|As technology improves, educators have a new reason to dissect animals virtually: It may be better than the real thing.|
For three days last May, you could hear a pin drop during Betty Villiard’s 10th grade biology class at King Philip Regional High School in Wrentham, Massachusetts. The classroom wasn’t empty, nor were Villiard’s students taking exams. Instead, they were intently dissecting about two dozen frogs. Absent were the usual shrieks of disgust or pleas for assistance. Villiard explains why: “There was nothing to be squeamish about or offended by,” she says, because her students were conducting their dissections on computer screens.
Pity no more the northern leopard frog and those like him; in many elementary and high school classrooms around the country, dissection has gone virtual. The program Villiard used in her classroom, the Digital Frog 2, is one of several— including offerings from companies like NEOTEK and Science Works—that are increasingly being used to supplement or replace the dissection of frogs and other animals such as cats, rats, and fetal pigs. The simulated dissections let students expose different organs with a computer mouse, through the drawing of “incisions.” Students can also access content and graphics describing and illustrating an animal’s physiology, ecology, and behavior.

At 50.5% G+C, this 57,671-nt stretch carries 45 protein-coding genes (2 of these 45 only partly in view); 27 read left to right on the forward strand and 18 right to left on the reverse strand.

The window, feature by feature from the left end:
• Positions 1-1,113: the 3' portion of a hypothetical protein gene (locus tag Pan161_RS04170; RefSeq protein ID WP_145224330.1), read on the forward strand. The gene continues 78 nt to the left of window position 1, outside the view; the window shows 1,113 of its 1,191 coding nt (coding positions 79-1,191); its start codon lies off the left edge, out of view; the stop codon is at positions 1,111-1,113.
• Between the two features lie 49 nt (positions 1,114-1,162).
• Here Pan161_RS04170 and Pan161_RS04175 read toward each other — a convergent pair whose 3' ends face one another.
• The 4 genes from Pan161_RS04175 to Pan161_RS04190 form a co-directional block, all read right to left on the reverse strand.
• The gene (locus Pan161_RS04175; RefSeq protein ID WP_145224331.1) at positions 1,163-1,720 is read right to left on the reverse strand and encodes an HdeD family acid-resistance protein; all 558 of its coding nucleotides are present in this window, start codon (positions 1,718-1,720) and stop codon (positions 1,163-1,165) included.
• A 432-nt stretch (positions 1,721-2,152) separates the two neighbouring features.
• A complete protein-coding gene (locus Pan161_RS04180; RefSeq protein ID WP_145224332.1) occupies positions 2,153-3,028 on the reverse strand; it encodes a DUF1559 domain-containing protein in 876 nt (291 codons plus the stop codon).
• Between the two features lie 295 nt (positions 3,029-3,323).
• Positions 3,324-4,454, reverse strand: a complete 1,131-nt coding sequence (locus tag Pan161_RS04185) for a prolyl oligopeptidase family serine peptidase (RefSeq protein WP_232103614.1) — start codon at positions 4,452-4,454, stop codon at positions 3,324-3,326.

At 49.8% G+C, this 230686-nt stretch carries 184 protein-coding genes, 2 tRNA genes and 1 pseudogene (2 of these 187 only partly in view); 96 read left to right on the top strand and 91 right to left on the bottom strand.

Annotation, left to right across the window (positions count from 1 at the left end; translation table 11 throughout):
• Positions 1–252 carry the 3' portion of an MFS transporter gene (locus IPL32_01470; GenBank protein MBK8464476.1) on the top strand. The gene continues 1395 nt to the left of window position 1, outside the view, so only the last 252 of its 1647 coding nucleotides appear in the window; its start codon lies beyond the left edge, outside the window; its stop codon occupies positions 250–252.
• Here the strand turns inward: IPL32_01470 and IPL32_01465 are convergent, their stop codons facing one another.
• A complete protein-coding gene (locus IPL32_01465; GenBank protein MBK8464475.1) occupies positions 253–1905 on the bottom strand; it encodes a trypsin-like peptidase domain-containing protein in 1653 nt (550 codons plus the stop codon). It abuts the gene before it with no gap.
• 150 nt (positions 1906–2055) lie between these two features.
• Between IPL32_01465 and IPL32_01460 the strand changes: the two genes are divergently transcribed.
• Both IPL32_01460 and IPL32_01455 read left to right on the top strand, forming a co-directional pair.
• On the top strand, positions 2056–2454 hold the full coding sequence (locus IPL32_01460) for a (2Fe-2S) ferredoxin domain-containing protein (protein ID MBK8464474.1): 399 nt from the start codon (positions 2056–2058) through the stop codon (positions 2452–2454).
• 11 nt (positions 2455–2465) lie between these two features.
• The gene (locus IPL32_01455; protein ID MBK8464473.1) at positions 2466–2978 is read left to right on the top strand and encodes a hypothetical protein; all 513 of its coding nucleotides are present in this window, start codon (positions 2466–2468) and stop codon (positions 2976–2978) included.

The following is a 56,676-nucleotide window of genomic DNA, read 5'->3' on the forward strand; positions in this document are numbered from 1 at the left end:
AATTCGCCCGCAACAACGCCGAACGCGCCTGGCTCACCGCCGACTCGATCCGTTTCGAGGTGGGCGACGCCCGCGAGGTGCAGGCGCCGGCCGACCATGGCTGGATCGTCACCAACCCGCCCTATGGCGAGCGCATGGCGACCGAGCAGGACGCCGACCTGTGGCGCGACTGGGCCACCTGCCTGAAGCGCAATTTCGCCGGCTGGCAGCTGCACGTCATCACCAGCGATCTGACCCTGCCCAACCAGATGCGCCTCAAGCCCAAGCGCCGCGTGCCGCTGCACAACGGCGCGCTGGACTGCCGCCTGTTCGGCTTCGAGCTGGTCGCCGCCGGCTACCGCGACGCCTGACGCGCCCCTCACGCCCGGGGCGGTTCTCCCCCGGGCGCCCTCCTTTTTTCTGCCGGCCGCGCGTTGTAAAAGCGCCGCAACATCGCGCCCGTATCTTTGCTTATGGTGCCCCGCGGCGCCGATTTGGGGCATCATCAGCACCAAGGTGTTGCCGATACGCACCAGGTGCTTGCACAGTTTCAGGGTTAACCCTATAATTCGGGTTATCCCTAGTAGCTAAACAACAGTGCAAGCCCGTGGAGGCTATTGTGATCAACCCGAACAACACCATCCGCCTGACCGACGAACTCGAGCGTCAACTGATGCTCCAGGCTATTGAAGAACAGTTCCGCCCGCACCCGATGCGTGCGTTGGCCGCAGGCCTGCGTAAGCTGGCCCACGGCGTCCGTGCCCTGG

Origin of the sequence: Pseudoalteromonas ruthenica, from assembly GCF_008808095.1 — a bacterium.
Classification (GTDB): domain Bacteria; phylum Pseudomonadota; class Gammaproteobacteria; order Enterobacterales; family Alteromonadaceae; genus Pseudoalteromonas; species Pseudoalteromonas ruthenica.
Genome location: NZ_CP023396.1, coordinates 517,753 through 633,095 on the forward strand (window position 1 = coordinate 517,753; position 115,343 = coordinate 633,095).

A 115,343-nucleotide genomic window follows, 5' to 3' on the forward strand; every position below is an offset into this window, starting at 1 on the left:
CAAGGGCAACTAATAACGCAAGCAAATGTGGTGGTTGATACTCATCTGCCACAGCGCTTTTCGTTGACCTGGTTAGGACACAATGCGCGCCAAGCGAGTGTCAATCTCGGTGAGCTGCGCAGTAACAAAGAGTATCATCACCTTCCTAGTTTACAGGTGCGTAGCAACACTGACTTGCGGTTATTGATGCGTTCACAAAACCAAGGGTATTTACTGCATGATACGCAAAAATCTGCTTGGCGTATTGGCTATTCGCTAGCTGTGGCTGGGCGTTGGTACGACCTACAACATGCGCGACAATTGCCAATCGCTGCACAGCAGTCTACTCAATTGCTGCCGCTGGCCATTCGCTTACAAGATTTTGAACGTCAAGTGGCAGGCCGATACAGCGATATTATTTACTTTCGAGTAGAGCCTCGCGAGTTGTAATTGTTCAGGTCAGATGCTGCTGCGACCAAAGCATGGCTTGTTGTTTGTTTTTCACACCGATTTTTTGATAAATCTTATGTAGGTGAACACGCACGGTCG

“There was no sharing, there was no avoiding,” Villiard says of the simulation. “There was just, ‘Let’s get in there and do it.’” When Villiard graded her students’ lab packets, which tested knowledge gained from the software, she says academic performance exceeded what she would have expected following a traditional dissection. During those procedures, she observes, students tend to be “too busy doing their emotional reaction” to engage in the process as much as she would like. But the virtual approach has won over this 58-year-old veteran science teacher. “Watching the level at which these kids were individually engaged, it was superior to hands-on dissection,” she says.